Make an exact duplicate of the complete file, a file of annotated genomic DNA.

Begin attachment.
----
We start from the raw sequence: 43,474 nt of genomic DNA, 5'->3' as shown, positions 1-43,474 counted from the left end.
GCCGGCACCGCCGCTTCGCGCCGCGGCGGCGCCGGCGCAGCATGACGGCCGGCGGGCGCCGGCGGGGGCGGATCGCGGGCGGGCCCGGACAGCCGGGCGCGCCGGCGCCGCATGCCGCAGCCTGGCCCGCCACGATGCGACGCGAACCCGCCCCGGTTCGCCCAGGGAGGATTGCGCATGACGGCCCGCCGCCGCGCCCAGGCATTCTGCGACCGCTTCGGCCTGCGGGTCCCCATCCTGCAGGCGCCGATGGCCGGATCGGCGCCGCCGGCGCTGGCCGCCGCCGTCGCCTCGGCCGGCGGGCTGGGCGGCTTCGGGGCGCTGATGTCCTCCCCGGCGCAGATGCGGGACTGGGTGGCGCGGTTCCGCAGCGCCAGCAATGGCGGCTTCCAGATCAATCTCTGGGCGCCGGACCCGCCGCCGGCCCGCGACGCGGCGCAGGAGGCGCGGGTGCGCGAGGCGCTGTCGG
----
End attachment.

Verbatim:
We start from the raw sequence: 43,474 nt of genomic DNA, 5'->3' as shown, positions 1-43,474 counted from the left end.
GCCGGCACCGCCGCTTCGCGCCGCGGCGGCGCCGGCGCAGCATGACGGCCGGCGGGCGCCGGCGGGGGCGGATCGCGGGCGGGCCCGGACAGCCGGGCGCGCCGGCGCCGCATGCCGCAGCCTGGCCCGCCACGATGCGACGCGAACCCGCCCCGGTTCGCCCAGGGAGGATTGCGCATGACGGCCCGCCGCCGCGCCCAGGCATTCTGCGACCGCTTCGGCCTGCGGGTCCCCATCCTGCAGGCGCCGATGGCCGGATCGGCGCCGCCGGCGCTGGCCGCCGCCGTCGCCTCGGCCGGCGGGCTGGGCGGCTTCGGGGCGCTGATGTCCTCCCCGGCGCAGATGCGGGACTGGGTGGCGCGGTTCCGCAGCGCCAGCAATGGCGGCTTCCAGATCAATCTCTGGGCGCCGGACCCGCCGCCGGCCCGCGACGCGGCGCAGGAGGCGCGGGTGCGCGAGGCGCTGTCGG